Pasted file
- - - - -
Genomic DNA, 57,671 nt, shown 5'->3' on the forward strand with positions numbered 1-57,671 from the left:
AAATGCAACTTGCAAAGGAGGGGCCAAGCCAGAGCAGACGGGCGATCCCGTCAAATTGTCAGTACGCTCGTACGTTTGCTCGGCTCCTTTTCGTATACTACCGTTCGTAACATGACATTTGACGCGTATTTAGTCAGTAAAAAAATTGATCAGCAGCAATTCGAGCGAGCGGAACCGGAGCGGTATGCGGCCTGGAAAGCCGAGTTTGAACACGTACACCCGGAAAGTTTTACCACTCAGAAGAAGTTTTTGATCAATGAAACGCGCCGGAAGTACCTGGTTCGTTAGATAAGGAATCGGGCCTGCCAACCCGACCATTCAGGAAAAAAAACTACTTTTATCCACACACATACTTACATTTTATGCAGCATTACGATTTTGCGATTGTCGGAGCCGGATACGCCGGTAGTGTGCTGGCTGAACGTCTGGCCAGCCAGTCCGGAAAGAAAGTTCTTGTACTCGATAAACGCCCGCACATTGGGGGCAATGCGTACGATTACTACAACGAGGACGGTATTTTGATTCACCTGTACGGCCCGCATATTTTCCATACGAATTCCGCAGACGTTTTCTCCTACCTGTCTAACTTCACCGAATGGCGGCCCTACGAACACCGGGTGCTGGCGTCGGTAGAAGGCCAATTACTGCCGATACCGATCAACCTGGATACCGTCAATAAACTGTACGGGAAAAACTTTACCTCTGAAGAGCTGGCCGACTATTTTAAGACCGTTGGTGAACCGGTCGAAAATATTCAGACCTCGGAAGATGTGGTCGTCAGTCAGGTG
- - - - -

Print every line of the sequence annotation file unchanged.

Genomic DNA, 57,671 nt, shown 5'->3' on the forward strand with positions numbered 1-57,671 from the left:
AAATGCAACTTGCAAAGGAGGGGCCAAGCCAGAGCAGACGGGCGATCCCGTCAAATTGTCAGTACGCTCGTACGTTTGCTCGGCTCCTTTTCGTATACTACCGTTCGTAACATGACATTTGACGCGTATTTAGTCAGTAAAAAAATTGATCAGCAGCAATTCGAGCGAGCGGAACCGGAGCGGTATGCGGCCTGGAAAGCCGAGTTTGAACACGTACACCCGGAAAGTTTTACCACTCAGAAGAAGTTTTTGATCAATGAAACGCGCCGGAAGTACCTGGTTCGTTAGATAAGGAATCGGGCCTGCCAACCCGACCATTCAGGAAAAAAAACTACTTTTATCCACACACATACTTACATTTTATGCAGCATTACGATTTTGCGATTGTCGGAGCCGGATACGCCGGTAGTGTGCTGGCTGAACGTCTGGCCAGCCAGTCCGGAAAGAAAGTTCTTGTACTCGATAAACGCCCGCACATTGGGGGCAATGCGTACGATTACTACAACGAGGACGGTATTTTGATTCACCTGTACGGCCCGCATATTTTCCATACGAATTCCGCAGACGTTTTCTCCTACCTGTCTAACTTCACCGAATGGCGGCCCTACGAACACCGGGTGCTGGCGTCGGTAGAAGGCCAATTACTGCCGATACCGATCAACCTGGATACCGTCAATAAACTGTACGGGAAAAACTTTACCTCTGAAGAGCTGGCCGACTATTTTAAGACCGTTGGTGAACCGGTCGAAAATATTCAGACCTCGGAAGATGTGGTCGTCAGTCAGGTG